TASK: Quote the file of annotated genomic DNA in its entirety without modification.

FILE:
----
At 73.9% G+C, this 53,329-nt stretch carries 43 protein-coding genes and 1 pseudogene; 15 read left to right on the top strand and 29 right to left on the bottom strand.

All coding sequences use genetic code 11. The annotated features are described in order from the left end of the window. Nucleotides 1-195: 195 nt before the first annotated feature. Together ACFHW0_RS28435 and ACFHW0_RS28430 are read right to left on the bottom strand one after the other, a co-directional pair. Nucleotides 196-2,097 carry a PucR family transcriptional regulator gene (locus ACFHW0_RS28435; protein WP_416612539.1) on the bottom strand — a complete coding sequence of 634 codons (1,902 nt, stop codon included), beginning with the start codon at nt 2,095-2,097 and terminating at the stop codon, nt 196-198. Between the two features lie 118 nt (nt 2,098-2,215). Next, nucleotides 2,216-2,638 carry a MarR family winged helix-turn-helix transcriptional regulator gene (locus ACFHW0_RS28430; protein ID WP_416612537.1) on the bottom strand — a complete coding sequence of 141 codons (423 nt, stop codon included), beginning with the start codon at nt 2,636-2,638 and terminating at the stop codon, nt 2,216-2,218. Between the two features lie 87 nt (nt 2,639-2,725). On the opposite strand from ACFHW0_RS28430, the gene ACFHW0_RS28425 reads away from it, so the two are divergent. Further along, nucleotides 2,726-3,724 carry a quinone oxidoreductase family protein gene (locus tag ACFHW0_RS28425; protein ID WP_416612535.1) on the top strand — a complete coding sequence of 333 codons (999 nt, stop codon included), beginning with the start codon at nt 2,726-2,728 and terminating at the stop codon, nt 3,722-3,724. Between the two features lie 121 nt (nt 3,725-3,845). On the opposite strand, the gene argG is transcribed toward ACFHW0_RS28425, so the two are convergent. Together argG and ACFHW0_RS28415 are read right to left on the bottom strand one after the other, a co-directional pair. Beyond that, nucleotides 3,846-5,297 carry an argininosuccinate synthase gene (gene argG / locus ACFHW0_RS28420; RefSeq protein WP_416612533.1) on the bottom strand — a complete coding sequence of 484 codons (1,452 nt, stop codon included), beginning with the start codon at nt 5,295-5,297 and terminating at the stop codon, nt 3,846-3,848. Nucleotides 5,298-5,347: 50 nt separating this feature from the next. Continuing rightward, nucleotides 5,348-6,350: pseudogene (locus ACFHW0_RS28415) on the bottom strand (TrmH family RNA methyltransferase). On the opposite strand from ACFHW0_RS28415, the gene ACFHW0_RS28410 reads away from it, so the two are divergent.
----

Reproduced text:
At 73.9% G+C, this 53,329-nt stretch carries 43 protein-coding genes and 1 pseudogene; 15 read left to right on the top strand and 29 right to left on the bottom strand.

All coding sequences use genetic code 11. The annotated features are described in order from the left end of the window. Nucleotides 1-195: 195 nt before the first annotated feature. Together ACFHW0_RS28435 and ACFHW0_RS28430 are read right to left on the bottom strand one after the other, a co-directional pair. Nucleotides 196-2,097 carry a PucR family transcriptional regulator gene (locus ACFHW0_RS28435; protein WP_416612539.1) on the bottom strand — a complete coding sequence of 634 codons (1,902 nt, stop codon included), beginning with the start codon at nt 2,095-2,097 and terminating at the stop codon, nt 196-198. Between the two features lie 118 nt (nt 2,098-2,215). Next, nucleotides 2,216-2,638 carry a MarR family winged helix-turn-helix transcriptional regulator gene (locus ACFHW0_RS28430; protein ID WP_416612537.1) on the bottom strand — a complete coding sequence of 141 codons (423 nt, stop codon included), beginning with the start codon at nt 2,636-2,638 and terminating at the stop codon, nt 2,216-2,218. Between the two features lie 87 nt (nt 2,639-2,725). On the opposite strand from ACFHW0_RS28430, the gene ACFHW0_RS28425 reads away from it, so the two are divergent. Further along, nucleotides 2,726-3,724 carry a quinone oxidoreductase family protein gene (locus tag ACFHW0_RS28425; protein ID WP_416612535.1) on the top strand — a complete coding sequence of 333 codons (999 nt, stop codon included), beginning with the start codon at nt 2,726-2,728 and terminating at the stop codon, nt 3,722-3,724. Between the two features lie 121 nt (nt 3,725-3,845). On the opposite strand, the gene argG is transcribed toward ACFHW0_RS28425, so the two are convergent. Together argG and ACFHW0_RS28415 are read right to left on the bottom strand one after the other, a co-directional pair. Beyond that, nucleotides 3,846-5,297 carry an argininosuccinate synthase gene (gene argG / locus ACFHW0_RS28420; RefSeq protein WP_416612533.1) on the bottom strand — a complete coding sequence of 484 codons (1,452 nt, stop codon included), beginning with the start codon at nt 5,295-5,297 and terminating at the stop codon, nt 3,846-3,848. Nucleotides 5,298-5,347: 50 nt separating this feature from the next. Continuing rightward, nucleotides 5,348-6,350: pseudogene (locus ACFHW0_RS28415) on the bottom strand (TrmH family RNA methyltransferase). On the opposite strand from ACFHW0_RS28415, the gene ACFHW0_RS28410 reads away from it, so the two are divergent.